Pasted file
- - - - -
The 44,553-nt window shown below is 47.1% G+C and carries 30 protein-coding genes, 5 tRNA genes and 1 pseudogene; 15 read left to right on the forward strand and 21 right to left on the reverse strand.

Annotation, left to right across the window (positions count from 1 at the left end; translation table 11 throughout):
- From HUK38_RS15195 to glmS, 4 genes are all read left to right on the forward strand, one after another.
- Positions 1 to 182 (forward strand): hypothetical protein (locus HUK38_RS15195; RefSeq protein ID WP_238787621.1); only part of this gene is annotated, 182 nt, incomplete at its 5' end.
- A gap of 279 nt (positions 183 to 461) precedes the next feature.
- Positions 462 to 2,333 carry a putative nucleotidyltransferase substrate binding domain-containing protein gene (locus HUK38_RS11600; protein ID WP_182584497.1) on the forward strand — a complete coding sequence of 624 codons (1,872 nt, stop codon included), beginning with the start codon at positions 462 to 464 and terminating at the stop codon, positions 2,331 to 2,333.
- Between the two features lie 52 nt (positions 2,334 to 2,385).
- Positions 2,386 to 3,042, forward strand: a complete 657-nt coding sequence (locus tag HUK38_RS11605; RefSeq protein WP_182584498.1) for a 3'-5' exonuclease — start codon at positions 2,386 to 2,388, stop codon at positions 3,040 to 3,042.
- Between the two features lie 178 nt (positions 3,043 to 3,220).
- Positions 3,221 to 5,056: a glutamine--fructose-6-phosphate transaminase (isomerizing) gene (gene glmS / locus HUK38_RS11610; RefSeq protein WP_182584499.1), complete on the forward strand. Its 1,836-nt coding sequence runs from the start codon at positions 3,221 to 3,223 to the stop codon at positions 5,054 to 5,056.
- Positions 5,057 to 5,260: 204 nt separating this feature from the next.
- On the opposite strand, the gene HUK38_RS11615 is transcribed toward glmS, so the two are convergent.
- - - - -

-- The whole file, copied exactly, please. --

The 44,553-nt window shown below is 47.1% G+C and carries 30 protein-coding genes, 5 tRNA genes and 1 pseudogene; 15 read left to right on the forward strand and 21 right to left on the reverse strand.

Annotation, left to right across the window (positions count from 1 at the left end; translation table 11 throughout):
- From HUK38_RS15195 to glmS, 4 genes are all read left to right on the forward strand, one after another.
- Positions 1 to 182 (forward strand): hypothetical protein (locus HUK38_RS15195; RefSeq protein ID WP_238787621.1); only part of this gene is annotated, 182 nt, incomplete at its 5' end.
- A gap of 279 nt (positions 183 to 461) precedes the next feature.
- Positions 462 to 2,333 carry a putative nucleotidyltransferase substrate binding domain-containing protein gene (locus HUK38_RS11600; protein ID WP_182584497.1) on the forward strand — a complete coding sequence of 624 codons (1,872 nt, stop codon included), beginning with the start codon at positions 462 to 464 and terminating at the stop codon, positions 2,331 to 2,333.
- Between the two features lie 52 nt (positions 2,334 to 2,385).
- Positions 2,386 to 3,042, forward strand: a complete 657-nt coding sequence (locus tag HUK38_RS11605; RefSeq protein WP_182584498.1) for a 3'-5' exonuclease — start codon at positions 2,386 to 2,388, stop codon at positions 3,040 to 3,042.
- Between the two features lie 178 nt (positions 3,043 to 3,220).
- Positions 3,221 to 5,056: a glutamine--fructose-6-phosphate transaminase (isomerizing) gene (gene glmS / locus HUK38_RS11610; RefSeq protein WP_182584499.1), complete on the forward strand. Its 1,836-nt coding sequence runs from the start codon at positions 3,221 to 3,223 to the stop codon at positions 5,054 to 5,056.
- Positions 5,057 to 5,260: 204 nt separating this feature from the next.
- On the opposite strand, the gene HUK38_RS11615 is transcribed toward glmS, so the two are convergent.